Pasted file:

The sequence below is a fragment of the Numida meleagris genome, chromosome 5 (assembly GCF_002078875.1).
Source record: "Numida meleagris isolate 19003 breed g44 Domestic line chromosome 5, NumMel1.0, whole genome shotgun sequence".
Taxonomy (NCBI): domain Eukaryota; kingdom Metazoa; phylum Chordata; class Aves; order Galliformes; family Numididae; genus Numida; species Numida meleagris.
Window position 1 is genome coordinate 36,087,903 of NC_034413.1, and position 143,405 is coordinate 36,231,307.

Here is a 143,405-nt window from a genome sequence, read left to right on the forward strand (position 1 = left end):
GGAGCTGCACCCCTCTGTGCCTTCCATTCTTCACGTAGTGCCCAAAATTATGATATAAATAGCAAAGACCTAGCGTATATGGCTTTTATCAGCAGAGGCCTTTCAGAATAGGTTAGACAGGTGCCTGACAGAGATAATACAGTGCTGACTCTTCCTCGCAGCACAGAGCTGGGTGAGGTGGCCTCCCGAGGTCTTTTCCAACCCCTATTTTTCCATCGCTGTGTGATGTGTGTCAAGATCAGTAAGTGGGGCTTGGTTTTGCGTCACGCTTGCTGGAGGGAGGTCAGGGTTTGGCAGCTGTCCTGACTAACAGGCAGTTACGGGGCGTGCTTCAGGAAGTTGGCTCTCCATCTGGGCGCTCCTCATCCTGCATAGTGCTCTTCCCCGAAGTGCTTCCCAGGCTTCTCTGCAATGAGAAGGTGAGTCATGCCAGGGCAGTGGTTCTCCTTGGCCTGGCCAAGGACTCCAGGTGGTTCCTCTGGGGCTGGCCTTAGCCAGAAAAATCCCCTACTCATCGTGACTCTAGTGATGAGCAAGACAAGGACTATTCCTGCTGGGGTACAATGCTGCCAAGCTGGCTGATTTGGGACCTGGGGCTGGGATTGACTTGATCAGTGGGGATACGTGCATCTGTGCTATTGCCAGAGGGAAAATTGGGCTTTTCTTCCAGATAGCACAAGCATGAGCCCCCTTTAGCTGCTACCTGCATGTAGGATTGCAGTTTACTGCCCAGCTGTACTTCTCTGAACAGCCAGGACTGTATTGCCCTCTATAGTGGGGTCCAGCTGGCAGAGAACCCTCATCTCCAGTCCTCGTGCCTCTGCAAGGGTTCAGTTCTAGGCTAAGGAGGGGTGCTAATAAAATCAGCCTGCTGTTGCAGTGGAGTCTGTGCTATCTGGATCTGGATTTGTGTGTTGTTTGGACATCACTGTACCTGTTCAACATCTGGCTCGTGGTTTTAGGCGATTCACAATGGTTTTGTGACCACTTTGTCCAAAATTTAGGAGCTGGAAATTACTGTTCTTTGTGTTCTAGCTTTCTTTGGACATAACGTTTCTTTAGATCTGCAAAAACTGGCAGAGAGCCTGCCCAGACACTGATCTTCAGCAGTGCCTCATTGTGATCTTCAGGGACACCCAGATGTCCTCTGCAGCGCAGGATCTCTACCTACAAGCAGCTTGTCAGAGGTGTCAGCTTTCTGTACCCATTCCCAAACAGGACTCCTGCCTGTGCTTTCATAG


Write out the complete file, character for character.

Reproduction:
The sequence below is a fragment of the Numida meleagris genome, chromosome 5 (assembly GCF_002078875.1).
Source record: "Numida meleagris isolate 19003 breed g44 Domestic line chromosome 5, NumMel1.0, whole genome shotgun sequence".
Taxonomy (NCBI): domain Eukaryota; kingdom Metazoa; phylum Chordata; class Aves; order Galliformes; family Numididae; genus Numida; species Numida meleagris.
Window position 1 is genome coordinate 36,087,903 of NC_034413.1, and position 143,405 is coordinate 36,231,307.

Here is a 143,405-nt window from a genome sequence, read left to right on the forward strand (position 1 = left end):
GGAGCTGCACCCCTCTGTGCCTTCCATTCTTCACGTAGTGCCCAAAATTATGATATAAATAGCAAAGACCTAGCGTATATGGCTTTTATCAGCAGAGGCCTTTCAGAATAGGTTAGACAGGTGCCTGACAGAGATAATACAGTGCTGACTCTTCCTCGCAGCACAGAGCTGGGTGAGGTGGCCTCCCGAGGTCTTTTCCAACCCCTATTTTTCCATCGCTGTGTGATGTGTGTCAAGATCAGTAAGTGGGGCTTGGTTTTGCGTCACGCTTGCTGGAGGGAGGTCAGGGTTTGGCAGCTGTCCTGACTAACAGGCAGTTACGGGGCGTGCTTCAGGAAGTTGGCTCTCCATCTGGGCGCTCCTCATCCTGCATAGTGCTCTTCCCCGAAGTGCTTCCCAGGCTTCTCTGCAATGAGAAGGTGAGTCATGCCAGGGCAGTGGTTCTCCTTGGCCTGGCCAAGGACTCCAGGTGGTTCCTCTGGGGCTGGCCTTAGCCAGAAAAATCCCCTACTCATCGTGACTCTAGTGATGAGCAAGACAAGGACTATTCCTGCTGGGGTACAATGCTGCCAAGCTGGCTGATTTGGGACCTGGGGCTGGGATTGACTTGATCAGTGGGGATACGTGCATCTGTGCTATTGCCAGAGGGAAAATTGGGCTTTTCTTCCAGATAGCACAAGCATGAGCCCCCTTTAGCTGCTACCTGCATGTAGGATTGCAGTTTACTGCCCAGCTGTACTTCTCTGAACAGCCAGGACTGTATTGCCCTCTATAGTGGGGTCCAGCTGGCAGAGAACCCTCATCTCCAGTCCTCGTGCCTCTGCAAGGGTTCAGTTCTAGGCTAAGGAGGGGTGCTAATAAAATCAGCCTGCTGTTGCAGTGGAGTCTGTGCTATCTGGATCTGGATTTGTGTGTTGTTTGGACATCACTGTACCTGTTCAACATCTGGCTCGTGGTTTTAGGCGATTCACAATGGTTTTGTGACCACTTTGTCCAAAATTTAGGAGCTGGAAATTACTGTTCTTTGTGTTCTAGCTTTCTTTGGACATAACGTTTCTTTAGATCTGCAAAAACTGGCAGAGAGCCTGCCCAGACACTGATCTTCAGCAGTGCCTCATTGTGATCTTCAGGGACACCCAGATGTCCTCTGCAGCGCAGGATCTCTACCTACAAGCAGCTTGTCAGAGGTGTCAGCTTTCTGTACCCATTCCCAAACAGGACTCCTGCCTGTGCTTTCATAG